Mornings at Corkscrew Swamp

 My blog has been quiet this past week because I was on a mostly-internet free trip to Southwest Florida, visiting some of my favorite people in the world and some of my favorite places, too.  There were warm afternoons reading by the pool and long walks on the beach.   There were boat rides and dolphins and far too many ice cream cones.  And there were two lovely sunrise walks at Corkscrew Swamp Sanctuary.


If you want to see what Florida was like before the condominiums rose and the roads were all paved, and you want to see all that without having close encounters with venomous snakes (that was a different hike last week…and a blog post for another day), then Corkscrew Swamp is just about perfect.  The boardwalk here loops around for just over two miles, through prairie and cypress woods and swamp. You never know what you’ll see along the way.


The feeders just outside the visitor center were crowded with birds when we arrived. That’s an indigo bunting on the left, a female painted bunting on the right.  And here’s a male painted bunting…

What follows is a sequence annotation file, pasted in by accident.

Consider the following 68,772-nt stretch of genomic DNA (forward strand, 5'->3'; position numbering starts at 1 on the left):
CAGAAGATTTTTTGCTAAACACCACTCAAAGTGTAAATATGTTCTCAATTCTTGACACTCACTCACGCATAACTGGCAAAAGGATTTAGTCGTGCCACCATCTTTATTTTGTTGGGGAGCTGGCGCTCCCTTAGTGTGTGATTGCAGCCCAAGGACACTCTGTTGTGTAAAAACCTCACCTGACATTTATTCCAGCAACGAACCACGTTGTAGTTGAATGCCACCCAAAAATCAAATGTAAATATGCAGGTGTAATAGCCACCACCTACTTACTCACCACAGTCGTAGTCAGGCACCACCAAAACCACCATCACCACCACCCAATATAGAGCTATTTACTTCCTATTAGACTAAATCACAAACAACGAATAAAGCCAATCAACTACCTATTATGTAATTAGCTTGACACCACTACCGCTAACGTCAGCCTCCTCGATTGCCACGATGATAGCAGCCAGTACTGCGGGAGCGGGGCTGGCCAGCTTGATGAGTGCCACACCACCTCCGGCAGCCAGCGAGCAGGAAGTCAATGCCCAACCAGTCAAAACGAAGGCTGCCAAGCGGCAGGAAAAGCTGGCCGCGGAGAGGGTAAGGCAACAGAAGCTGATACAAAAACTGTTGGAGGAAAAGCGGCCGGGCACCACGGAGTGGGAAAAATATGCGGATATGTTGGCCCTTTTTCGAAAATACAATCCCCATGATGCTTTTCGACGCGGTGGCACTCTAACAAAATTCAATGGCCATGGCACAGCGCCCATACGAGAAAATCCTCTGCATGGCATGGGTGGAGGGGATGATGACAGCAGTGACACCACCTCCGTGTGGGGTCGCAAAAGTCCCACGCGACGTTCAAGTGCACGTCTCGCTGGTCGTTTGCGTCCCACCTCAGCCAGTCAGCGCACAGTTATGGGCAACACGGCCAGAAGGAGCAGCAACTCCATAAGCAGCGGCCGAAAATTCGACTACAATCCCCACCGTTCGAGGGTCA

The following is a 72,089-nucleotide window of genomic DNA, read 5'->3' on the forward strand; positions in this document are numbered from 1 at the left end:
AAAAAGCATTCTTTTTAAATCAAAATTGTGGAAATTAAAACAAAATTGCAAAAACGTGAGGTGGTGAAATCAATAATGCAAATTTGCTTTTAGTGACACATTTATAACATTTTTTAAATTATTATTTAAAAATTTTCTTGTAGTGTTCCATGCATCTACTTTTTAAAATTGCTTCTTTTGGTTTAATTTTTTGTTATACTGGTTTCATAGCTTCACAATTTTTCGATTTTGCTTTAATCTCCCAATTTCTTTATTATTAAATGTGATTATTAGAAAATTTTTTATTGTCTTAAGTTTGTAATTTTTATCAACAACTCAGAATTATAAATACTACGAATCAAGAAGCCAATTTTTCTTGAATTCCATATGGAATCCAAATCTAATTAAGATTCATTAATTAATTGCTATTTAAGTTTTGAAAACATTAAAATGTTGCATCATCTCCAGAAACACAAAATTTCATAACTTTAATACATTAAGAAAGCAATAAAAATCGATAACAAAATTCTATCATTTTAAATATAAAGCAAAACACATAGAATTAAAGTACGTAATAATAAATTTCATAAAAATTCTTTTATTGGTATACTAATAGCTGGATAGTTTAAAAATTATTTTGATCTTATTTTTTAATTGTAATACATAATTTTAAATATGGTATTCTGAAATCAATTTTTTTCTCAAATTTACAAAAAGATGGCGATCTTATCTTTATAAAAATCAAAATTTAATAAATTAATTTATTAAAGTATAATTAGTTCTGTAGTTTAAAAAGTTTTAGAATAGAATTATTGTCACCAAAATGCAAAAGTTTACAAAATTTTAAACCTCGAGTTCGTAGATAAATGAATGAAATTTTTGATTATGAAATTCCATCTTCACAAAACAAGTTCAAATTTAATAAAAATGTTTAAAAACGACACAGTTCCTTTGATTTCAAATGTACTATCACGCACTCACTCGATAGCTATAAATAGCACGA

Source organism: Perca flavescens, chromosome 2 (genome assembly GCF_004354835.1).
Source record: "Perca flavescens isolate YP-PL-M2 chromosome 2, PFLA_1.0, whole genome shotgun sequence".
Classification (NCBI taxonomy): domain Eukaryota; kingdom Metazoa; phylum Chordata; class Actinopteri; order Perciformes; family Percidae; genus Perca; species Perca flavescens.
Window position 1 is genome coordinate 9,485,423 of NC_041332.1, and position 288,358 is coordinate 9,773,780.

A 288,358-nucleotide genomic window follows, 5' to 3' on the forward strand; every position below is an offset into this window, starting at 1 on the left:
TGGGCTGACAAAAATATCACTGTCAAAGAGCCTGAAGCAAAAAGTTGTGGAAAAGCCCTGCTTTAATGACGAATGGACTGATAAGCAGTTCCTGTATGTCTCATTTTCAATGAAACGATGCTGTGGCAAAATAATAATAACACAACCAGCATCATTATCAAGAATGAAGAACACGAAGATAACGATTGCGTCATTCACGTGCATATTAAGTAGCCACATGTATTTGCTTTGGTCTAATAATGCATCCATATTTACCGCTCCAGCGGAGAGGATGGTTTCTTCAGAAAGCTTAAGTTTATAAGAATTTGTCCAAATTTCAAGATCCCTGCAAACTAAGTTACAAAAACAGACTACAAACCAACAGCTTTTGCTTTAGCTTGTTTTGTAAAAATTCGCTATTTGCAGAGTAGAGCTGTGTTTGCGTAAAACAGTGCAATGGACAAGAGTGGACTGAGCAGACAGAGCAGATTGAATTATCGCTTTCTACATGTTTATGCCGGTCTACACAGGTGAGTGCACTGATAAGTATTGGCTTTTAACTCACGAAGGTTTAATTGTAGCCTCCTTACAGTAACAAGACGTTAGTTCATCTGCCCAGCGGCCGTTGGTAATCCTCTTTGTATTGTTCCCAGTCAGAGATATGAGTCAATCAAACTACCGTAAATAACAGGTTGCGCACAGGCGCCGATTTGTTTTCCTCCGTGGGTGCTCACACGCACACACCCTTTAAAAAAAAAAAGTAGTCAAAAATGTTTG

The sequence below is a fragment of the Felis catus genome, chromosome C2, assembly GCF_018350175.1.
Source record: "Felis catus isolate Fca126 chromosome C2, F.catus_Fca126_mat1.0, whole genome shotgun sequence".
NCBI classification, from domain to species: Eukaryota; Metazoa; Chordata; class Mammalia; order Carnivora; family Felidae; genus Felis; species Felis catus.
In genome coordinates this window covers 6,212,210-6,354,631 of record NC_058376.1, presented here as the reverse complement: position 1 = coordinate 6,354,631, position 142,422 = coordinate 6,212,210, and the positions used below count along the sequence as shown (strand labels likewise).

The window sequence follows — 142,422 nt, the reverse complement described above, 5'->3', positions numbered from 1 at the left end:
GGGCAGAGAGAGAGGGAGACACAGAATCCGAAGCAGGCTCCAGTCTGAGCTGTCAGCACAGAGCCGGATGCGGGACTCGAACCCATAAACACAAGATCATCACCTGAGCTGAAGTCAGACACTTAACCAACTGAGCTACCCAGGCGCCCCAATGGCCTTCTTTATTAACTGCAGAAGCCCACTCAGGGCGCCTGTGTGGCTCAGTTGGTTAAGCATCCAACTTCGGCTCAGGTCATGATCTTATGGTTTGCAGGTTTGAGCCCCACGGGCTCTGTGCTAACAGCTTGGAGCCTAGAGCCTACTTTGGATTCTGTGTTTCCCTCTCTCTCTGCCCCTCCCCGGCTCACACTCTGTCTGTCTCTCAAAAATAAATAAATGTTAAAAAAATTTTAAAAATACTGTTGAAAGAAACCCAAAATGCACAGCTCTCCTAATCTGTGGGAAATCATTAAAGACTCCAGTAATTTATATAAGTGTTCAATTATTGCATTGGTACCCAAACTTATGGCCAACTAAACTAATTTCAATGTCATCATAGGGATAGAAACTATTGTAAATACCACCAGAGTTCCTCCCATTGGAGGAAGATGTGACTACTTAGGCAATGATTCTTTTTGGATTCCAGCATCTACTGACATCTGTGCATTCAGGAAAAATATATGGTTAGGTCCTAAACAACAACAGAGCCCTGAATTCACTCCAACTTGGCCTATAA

This barred owl few right in front of us, then perched on a tree to be admired. This was the first time I’ve seen a barred owl at Corkscew, though we’ve heard them before. Their call is deep and throaty… Whooo…Whooo…Who-cooks-for-yooouu?

I’m always amazed by how close the wading birds pass to the alligators in these small lakes. One of the volunteers said he saw an alligator eat a wood stork the other day, but this heron just walked quietly past, unharmed.

We watched this egret hunt for about fifteen minutes. He seemed to be annoyed with the wood stork nearby that kept catching fish and seemingly playing with them before he finally swallowed them.

Dude…are you going to eat that or what?

The trees at Corkscrew Swamp Sanctuary are full of beautiful bromeliads.

The swamp is also home to a famous flower — a ghost orchid high on a cypress tree that flower lovers call the “super-ghost” because it has so many blooms some seasons.  It wasn’t flowering when we were there, but when it does, in the summer, it’s front page news. This great video from the Audobon Society shows how the rare flower is pollinated.


If you have the opportunity to hike at Corkscrew, don’t miss it.  You’ll want to arrive when they first open, at 7am.  If you go much later this time of year, the deer flies will be biting.  Bring binoculars.  And a camera.  And a quiet sense of wonder.  You won’t be disappointed.


4 Replies on “Mornings at Corkscrew Swamp